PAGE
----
2. The work leading up to the degree you learn at the end of your UG work may not challenge you at all. Working to "get ahead" may leave you frustrated and bewildered as to why you worked so hard.

    3. School is just school. Just do it, enjoy it while you're there, get good grades, and get a job after you're done (or go on to advanced studies, whatever).

    As for this summer, enjoy it. If that means writing code for fun or screwing around w/friends, do it. You'll be able to do that stuff in college too but in a much different way--especially if you want to do extremely well.

    Good luck.

  • by dkleinsc (563838) on Thursday June 21, 2012 @01:05PM (#40401377) Homepage

    Another good answer: Something other than coding.

    You're going to have many many summers to code. If all you've ever done is coding, you're going to find yourself to be an exceptionally boring person. You may also find that your first love isn't coding at all, but actually something completely different. It's far cheaper to make that discovery now than 3 years into your CS major.

  • Other option (Score:5, Insightful)

    by Anonymous Coward on Thursday June 21, 2012 @01:06PM (#40401385)

    Enjoy your summer, it will be one of your last. Travel, go camping, toss back a few beers, anything but work.

  • by HockeyPuck (141947) on Thursday June 21, 2012 @01:10PM (#40401491)

    My father told me once, "You've got 40 years of working ahead of you, enjoy your youth. It's the one thing that we always wish we had more of."

    My favorite summer was between high school and college, before everyone went off in different directions. Have some fun, travel, chase girls, go camping... whatever floats your boat. Spending your summer writing code, is not something that you'll look back at and say,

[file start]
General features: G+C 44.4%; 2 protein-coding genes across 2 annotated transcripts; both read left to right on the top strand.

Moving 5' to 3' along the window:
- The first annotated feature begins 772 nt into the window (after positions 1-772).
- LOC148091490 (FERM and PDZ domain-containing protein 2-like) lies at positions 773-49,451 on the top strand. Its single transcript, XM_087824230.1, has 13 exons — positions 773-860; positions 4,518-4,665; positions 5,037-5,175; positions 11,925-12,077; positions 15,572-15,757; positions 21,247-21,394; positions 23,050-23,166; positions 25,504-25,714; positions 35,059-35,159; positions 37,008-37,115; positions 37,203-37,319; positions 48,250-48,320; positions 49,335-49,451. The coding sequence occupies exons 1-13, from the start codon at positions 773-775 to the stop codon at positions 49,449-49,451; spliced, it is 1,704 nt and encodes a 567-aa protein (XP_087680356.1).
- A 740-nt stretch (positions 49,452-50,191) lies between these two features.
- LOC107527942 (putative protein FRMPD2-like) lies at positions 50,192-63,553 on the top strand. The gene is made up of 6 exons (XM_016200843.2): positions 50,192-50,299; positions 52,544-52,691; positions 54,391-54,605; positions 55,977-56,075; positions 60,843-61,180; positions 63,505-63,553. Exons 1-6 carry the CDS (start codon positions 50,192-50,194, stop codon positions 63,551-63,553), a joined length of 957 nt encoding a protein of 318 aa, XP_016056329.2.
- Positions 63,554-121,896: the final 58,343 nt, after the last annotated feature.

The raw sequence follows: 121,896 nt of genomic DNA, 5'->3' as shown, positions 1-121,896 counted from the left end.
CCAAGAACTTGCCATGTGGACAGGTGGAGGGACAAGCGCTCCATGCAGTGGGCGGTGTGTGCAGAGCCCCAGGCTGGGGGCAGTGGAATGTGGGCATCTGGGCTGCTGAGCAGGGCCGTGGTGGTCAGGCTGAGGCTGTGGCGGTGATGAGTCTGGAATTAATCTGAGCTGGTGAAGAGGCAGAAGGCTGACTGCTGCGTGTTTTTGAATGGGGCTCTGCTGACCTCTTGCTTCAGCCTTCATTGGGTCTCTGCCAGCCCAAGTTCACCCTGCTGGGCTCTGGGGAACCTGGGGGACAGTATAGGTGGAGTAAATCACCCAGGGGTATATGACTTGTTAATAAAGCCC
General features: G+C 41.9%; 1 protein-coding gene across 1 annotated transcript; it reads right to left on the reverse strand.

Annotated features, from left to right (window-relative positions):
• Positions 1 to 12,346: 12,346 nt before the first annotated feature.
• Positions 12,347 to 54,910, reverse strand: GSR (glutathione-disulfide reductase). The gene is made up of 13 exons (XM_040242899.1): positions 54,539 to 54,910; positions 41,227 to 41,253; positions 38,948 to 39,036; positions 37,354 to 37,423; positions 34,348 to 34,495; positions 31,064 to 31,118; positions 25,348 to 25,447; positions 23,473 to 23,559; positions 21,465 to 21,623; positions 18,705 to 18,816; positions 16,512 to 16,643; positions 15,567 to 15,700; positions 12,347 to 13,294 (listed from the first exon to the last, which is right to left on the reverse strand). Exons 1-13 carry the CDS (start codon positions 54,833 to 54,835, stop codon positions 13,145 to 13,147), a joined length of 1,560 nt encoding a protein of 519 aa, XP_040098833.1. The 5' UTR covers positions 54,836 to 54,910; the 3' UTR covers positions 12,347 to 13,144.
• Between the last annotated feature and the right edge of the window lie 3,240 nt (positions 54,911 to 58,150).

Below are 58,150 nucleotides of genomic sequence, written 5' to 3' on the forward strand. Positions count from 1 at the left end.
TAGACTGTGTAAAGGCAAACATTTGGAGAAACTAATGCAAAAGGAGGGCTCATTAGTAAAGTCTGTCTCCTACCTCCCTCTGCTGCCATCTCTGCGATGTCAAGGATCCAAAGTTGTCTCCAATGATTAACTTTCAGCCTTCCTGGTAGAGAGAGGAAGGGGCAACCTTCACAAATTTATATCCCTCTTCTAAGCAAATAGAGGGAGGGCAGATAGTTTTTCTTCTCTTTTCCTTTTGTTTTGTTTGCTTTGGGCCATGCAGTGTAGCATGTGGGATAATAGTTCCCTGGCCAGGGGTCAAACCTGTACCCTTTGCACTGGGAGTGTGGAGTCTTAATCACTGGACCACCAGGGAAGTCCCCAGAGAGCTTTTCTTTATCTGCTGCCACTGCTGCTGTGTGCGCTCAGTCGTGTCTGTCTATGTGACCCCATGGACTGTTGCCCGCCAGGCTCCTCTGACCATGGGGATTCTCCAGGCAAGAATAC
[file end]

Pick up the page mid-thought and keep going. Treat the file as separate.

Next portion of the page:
"Man... I wish I had spent July and August writing code instead of that time at the lake with my best friends and that blonde girl from two cabins away..."

  • by tlambert (566799) on Thursday June 21, 2012 @01:14PM (#40401551)

    The parent poster suggests you join the National Guard.

    I have a friend with a masters in CS, was a highly respected engineer at Apple. He was a recreational helicopter pilot who always wanted to be a rescue pilot working for LifeFlight or a similar air ambulance organization. So he joined the National Guard to get flight hours and get rescue training for domestic disasters, which he felt was an OK trade for boot camp plus one weekend a month and two weeks a year.

    He's in Afghanistan now.

    -- Terry

  • Re:Open Source (Score:4, Insightful)

    by cpu6502 (1960974) on Thursday June 21, 2012 @01:20PM (#40401633)

    This. ----- And also there's more to learning than just your programming career. That's why colleges make you take "core" courses in history, language, et cetera. I'd spend the summer downloading some Teaching Company audios and educating yourself.

    Also, for me, the most challenging course was Physics 101, 102, and 201. It might be worthwhile to get your college's textbook, or download one, and read through it one time. You don't have to understand everything... just give yourself a general overview of what you'll be learning over the next 2 years.

    Oh and since you'll be meeting lots of girls, maybe a copy of "Mars and Venus on a Date" so you don't accidentally insult your potential future wife. ;-)

  • by jd (1658) <imipak@nOSPam.yahoo.com> on Thursday June 21, 2012 @01:21PM (#40401641) Homepage Journal

    Worst possible path. Discipline is the enemy of creativity. Think of it in terms of engineering. If you want to build a bridge, reliably, with very specific parameters, according to a pre-existing template, then discipline is essential. The Romans were brilliant at discipline, which is why they could engineer structures of fixed design in no time flat. There's a surfeit of such engineers - India and Asia are packed with them. The world doesn't need any more regimented engineers.

    If you want to build something new, something that never existed before, to solve a problem for which pre-existing templates are inadequate or useless, then you do NOT want discipline. You want childlike creativity, something that military training WILL kill.

    This is especially true if you want to be in the scientific computing field, where all the Really Interesting Work takes place.

  • Re:Take a break (Score:5, Insightful)

    by houghi (78078) on Thursday June 21, 2012 @01:25PM (#40401723)

    I would say that you should visit other countries. And I am not talking about Canada or Mexico. I mean seriously travel.